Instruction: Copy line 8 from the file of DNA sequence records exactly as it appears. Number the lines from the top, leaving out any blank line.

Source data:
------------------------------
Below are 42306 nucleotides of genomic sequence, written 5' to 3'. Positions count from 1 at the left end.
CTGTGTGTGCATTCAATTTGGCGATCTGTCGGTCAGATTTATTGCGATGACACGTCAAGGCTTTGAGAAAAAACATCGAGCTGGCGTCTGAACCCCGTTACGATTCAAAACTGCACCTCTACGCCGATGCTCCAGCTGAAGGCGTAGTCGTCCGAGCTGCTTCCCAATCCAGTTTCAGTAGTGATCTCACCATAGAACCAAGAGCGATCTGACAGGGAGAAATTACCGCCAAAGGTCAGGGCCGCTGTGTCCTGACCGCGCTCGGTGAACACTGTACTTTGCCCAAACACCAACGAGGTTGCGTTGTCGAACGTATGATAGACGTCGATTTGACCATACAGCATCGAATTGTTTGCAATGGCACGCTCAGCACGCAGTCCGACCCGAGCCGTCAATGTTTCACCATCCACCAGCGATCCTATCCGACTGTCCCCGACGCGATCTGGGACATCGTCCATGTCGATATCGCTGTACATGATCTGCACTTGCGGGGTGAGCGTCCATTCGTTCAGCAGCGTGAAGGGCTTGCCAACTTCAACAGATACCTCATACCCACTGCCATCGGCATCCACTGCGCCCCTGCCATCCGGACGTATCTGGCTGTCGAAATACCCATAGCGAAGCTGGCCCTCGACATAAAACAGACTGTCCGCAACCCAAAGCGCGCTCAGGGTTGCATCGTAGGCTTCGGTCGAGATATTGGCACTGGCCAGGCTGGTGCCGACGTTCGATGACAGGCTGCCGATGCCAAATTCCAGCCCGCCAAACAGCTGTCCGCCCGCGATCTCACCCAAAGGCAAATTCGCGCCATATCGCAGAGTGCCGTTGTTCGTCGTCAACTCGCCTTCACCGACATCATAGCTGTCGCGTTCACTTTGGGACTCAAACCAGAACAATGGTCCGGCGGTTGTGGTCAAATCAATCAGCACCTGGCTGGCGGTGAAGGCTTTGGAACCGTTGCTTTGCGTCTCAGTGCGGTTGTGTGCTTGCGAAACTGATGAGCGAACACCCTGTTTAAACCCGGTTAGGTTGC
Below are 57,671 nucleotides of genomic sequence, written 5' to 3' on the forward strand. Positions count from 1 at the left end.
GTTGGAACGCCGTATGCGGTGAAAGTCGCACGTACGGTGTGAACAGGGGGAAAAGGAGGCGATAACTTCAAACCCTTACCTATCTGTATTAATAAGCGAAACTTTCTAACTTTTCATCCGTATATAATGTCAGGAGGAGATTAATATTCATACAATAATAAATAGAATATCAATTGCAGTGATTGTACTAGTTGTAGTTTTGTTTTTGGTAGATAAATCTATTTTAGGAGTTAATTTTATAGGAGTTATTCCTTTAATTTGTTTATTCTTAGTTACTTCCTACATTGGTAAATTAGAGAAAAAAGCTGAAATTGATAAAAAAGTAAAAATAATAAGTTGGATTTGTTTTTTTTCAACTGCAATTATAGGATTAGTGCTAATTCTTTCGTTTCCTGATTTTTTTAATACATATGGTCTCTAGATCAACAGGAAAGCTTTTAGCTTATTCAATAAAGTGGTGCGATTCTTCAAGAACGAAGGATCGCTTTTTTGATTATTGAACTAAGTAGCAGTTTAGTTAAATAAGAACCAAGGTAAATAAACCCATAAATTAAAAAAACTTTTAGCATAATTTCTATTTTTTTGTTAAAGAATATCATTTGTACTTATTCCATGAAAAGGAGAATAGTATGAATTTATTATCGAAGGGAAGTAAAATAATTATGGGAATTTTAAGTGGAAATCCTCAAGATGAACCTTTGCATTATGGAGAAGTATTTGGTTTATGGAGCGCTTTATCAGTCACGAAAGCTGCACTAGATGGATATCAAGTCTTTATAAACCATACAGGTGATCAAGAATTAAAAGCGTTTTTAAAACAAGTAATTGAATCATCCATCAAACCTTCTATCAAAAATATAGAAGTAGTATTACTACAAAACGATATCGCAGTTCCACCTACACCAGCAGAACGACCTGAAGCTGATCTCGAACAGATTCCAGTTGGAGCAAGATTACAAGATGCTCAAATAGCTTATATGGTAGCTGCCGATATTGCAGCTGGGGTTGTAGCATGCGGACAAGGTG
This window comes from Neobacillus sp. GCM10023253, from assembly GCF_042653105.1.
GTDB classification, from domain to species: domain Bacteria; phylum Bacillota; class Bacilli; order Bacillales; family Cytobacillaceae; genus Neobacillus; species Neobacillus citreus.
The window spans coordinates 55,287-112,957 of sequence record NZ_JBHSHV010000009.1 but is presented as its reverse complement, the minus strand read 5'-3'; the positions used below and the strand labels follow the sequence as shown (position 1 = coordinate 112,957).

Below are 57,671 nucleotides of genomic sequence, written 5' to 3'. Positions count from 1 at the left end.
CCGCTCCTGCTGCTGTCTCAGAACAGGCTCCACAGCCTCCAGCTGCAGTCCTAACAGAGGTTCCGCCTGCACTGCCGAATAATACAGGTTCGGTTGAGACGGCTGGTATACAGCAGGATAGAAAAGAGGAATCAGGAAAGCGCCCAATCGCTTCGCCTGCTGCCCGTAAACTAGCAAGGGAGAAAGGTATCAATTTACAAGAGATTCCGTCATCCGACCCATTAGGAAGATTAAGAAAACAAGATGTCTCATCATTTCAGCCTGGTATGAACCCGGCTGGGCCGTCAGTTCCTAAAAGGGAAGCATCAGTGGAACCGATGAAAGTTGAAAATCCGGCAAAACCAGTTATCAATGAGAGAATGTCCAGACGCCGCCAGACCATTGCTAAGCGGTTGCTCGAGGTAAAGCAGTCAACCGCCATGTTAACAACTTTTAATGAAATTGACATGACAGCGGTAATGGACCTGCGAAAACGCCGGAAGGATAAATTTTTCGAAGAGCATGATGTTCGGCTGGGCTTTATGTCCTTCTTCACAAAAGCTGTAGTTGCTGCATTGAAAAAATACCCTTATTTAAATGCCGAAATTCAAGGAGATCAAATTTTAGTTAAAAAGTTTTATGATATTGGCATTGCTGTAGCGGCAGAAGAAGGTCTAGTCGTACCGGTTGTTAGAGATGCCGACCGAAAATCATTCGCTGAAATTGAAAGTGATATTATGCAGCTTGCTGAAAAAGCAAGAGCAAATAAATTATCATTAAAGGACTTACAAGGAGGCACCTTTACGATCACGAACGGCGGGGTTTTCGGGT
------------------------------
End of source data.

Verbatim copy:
Below are 57,671 nucleotides of genomic sequence, written 5' to 3'. Positions count from 1 at the left end.